Congratulations, Doha and Riyadh! Enjoy the celebrations

Congratulations to Doha, Qatar and Riyadh, Saudi Arabia on the announcement that they will be hosting the 2030 and 2034 Asian Games, respectively. Wonderful prospects for each city individually, but jointly they represent a unique opportunity to showcase the development of sport in the Gulf. At APEX Global Sport Group, we enjoyed a brief, virtual celebration when we heard the announcement, as we have all contributed to the development of sport in the Kingdom over the past five years.


We were also pleased that Saudi was awarded the 2034 Games rather than 2030. The event itself would have been a great success had Riyadh been awarded the 2030 edition, given Saudi’s growing portfolio of major international events. But in 2030, TeamSaudi will not be in shape to achieve a top 10 place in the medal table.


Team Qatar is better placed for 2030, having invested in Aspire and Aspetar and having naturalized a number of elite athletes. These athletes have set the standard for training, preparation and lifestyle management, from which junior Qatari athletes can learn. Qatar has a huge challenge to develop enough Qatari athletes from a small population, but Qatar has the advantage of being able to centralize its elite training programs. Given the existing infrastructure and sport policies, a ten-year timeframe in which to build a strong team for 2030 is tough but realistic.


There are 14 years – actually slightly less – between now and the 2034 Asiad in Riyadh. I hope someone has already installed a count-down timer in the reception of the Saudi Arabia Olympic Committee offices in Riyadh. It should act as a daily reminder of how much work has to be done, how much progress has to be made, new ground broken, in order for Team Saudi 2034 to perform to a level that will meet national expectations and set a platform from which to aspire to World and Olympic competitiveness.


Whilst the organizing committee responsible for delivering the Riyadh event concentrates on planning for and staging the Games, with the luxury of 14 years’ notice, a parallel program to develop TeamSaudi needs to start now – and recognize the value of every day between now and the opening ceremony for the 2034 Asiad.


Hosting any major sport event brings huge expectations. Expectations of organizing and hosting the event successfully, for sure, but the citizens of the host nation want their team to perform at the Games. During the 2018 Asian Games, Indonesia demonstrated that they were capable of hosting a major multisport event. Team Indonesia also made dramatic performance improvements and finished 4th in the medal table, but still a long way behind China, Japan and South Korea – the perennial top 3 nations at the Asiad, and also Olympic powerhouses.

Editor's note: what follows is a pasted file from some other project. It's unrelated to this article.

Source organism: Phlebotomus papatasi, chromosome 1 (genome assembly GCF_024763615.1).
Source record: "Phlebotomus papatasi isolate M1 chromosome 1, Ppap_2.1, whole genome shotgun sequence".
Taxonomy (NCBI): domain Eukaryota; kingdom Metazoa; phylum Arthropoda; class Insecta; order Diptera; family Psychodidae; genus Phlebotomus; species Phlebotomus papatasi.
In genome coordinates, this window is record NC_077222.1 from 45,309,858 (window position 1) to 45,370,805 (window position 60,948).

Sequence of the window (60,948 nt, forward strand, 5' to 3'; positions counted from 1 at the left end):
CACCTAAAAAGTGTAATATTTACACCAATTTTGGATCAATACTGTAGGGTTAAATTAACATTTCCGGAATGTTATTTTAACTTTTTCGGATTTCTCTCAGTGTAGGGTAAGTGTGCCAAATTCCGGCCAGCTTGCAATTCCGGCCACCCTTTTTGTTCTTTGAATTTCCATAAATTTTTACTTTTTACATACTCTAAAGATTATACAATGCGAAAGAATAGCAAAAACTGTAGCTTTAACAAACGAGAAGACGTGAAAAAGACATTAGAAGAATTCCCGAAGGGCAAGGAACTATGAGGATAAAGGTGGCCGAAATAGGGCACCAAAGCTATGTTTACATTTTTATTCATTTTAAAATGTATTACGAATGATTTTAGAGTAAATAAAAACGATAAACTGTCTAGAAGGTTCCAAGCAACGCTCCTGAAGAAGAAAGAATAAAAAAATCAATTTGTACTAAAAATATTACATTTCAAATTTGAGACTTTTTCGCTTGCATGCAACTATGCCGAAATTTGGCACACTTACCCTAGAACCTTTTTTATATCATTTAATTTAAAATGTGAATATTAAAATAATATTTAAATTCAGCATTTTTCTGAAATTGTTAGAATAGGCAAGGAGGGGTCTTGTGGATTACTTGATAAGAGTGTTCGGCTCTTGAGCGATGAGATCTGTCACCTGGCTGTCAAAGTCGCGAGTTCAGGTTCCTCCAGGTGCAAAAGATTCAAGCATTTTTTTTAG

The hegemony of China, Japan and South Korea in the Asiad is no mystery. All three have mature, holistic sports systems starting with diverse school sport and physical education, sports clubs (small community clubs and large multi- and single-sport clubs, sizeable populations, stable economies and strong state and corporate support for their elite sport programs.


In 2014, Saudi announced their breath-taking ambition to achieve a top 3 medal place at the 2022 Asian Games in Hangzhou, thereby displacing either South Korea or Japan. It was unrealistic, as a result of three strategic flaws:

· inadequate insight as to how to achieve top 3 at the Asian Games;

· no data to enable gap-analysis and performance forecasting;

· not recognizing all the blockers and shortfalls in the current sport system.


Even with 14 years to go until 2034, it is unlikely that Saudi will be able to disrupt the top 3. So, where should they target? Top 10? Or maybe top 5?


The respective host nations’ goals for 2030 and 2034 should be planned carefully and communicated with equal caution. The details should be kept confidential, but include sports - and events within sports - that they intend to target. Being able to add sports to the program to give home advantage will have some impact on the performance outcome, but in order to meet the public and political expectations of both host nations of the Asian Games, they will need to consolidate current strengths and dramatically increase their competitiveness in a lot of other sports.


Selecting sports and events on which to focus investment and effort in Saudi should be based on two things:

1. sports and events that “fit” with the culture of Saudi, to deliver a legacy of role models, coaches, clubs and competitions to inspire future generations and;

2. sports and events in which it is realistic to aspire to develop medal-winning performances within 14 years – from Saudi’s current situation. This is more complex and requires sophisticated gap analysis and performance forecasting.

The end column, “%”, describes each nation’s percentage of the theoretical maximum number of medals any individual nation can win – c. 350 at the 2018 Games. This is of primary importance, as only North Korea within the top 10 adopts a narrow focus on a relatively limited number of sports – a high-risk strategy at a multisport event. China, Japan and South Korea have always adopted: “You have to be in it to win it” as a starting principle. They enter teams and individuals in just about everything going.


A starting point for Saudi would be to plan to win 20% of the theoretical maximum medals (c. 350 in all probability), as their minimum target, so somewhere between 70 and 100, with at least 25% of those being gold medals. This process requires absolute objectivity; an objective, pre-Games forecast carried out by APEX-GSG directors indicated TeamSaudi would deliver a maximum of 7 medals at the 2018 Asian Games. This forecast contrasted starkly with the aggregate forecast of the Saudi sports federations in the months before the Games started, which suggested a total between 25 – 30. TeamSaudi delivered 6 medals:

We can see some challenges...

Challenge #1: to diversify the sports and events within which Saudi is competitive at regional level. Karate, show-jumping and particular track events in athletics have always been Saudi’s strong suit at the Asian Games. In addition, Saudi has won medals in a handful of other sports, but they urgently need to broaden the spectrum in order to be able to target 70 – 100 medals in 2034.